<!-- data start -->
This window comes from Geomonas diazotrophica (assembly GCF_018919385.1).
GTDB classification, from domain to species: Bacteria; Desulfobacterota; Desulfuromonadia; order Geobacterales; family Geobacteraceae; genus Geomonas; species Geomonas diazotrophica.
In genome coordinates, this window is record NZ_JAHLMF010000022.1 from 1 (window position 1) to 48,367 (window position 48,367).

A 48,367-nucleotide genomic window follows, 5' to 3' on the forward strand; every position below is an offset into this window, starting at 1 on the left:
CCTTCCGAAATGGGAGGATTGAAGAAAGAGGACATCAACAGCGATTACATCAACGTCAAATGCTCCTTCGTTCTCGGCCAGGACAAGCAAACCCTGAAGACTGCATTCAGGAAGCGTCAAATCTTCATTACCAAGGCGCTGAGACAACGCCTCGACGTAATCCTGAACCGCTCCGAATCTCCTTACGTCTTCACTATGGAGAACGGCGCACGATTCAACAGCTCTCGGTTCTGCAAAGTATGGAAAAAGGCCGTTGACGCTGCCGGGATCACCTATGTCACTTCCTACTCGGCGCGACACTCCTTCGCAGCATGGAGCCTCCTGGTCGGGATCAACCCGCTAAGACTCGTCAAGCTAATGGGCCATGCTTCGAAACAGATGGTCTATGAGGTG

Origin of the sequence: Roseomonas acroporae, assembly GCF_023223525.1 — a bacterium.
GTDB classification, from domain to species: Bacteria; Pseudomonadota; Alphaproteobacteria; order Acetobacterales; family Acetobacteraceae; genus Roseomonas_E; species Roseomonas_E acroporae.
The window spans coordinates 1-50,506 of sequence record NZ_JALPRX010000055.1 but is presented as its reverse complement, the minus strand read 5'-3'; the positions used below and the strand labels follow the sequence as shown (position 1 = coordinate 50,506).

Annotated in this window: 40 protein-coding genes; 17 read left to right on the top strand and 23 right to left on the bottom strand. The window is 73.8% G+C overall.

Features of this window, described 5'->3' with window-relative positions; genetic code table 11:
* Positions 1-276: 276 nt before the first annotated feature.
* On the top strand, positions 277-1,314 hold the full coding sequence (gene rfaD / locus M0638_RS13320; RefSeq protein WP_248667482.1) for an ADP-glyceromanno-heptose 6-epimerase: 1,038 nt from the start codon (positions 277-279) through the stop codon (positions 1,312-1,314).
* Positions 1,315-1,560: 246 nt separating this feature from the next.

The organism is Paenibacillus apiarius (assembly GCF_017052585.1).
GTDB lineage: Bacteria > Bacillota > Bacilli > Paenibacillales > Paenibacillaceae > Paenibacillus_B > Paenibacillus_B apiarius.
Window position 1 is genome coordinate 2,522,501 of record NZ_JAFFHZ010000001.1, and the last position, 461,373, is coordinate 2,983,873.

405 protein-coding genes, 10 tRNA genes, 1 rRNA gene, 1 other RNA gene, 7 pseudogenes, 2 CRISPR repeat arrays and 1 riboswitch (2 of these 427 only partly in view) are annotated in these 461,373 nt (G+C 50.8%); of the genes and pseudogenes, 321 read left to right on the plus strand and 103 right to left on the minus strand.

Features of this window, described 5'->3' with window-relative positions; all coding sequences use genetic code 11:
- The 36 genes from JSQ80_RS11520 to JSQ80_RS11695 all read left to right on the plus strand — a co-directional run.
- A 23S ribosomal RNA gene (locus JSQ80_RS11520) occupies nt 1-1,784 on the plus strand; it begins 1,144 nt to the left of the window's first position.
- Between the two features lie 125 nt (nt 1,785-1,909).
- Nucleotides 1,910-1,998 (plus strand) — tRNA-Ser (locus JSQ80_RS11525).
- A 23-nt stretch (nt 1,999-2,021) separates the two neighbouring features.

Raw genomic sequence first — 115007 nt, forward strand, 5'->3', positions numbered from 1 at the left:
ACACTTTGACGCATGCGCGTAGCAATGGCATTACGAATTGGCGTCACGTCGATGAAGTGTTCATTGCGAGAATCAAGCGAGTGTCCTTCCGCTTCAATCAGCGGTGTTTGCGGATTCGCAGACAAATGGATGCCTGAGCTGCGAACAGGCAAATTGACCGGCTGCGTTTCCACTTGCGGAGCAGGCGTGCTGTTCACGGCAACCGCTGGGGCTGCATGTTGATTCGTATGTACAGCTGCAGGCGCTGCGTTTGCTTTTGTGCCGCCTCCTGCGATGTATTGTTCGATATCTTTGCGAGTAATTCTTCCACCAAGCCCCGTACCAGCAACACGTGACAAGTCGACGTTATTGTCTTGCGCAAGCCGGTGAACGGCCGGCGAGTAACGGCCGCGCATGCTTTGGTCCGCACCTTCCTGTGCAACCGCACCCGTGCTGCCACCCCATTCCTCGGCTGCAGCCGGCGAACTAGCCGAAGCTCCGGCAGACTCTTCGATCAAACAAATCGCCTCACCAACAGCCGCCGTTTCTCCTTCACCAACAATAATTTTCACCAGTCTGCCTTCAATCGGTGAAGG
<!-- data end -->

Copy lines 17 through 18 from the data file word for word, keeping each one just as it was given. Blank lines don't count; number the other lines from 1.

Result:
405 protein-coding genes, 10 tRNA genes, 1 rRNA gene, 1 other RNA gene, 7 pseudogenes, 2 CRISPR repeat arrays and 1 riboswitch (2 of these 427 only partly in view) are annotated in these 461,373 nt (G+C 50.8%); of the genes and pseudogenes, 321 read left to right on the plus strand and 103 right to left on the minus strand.

Features of this window, described 5'->3' with window-relative positions; all coding sequences use genetic code 11: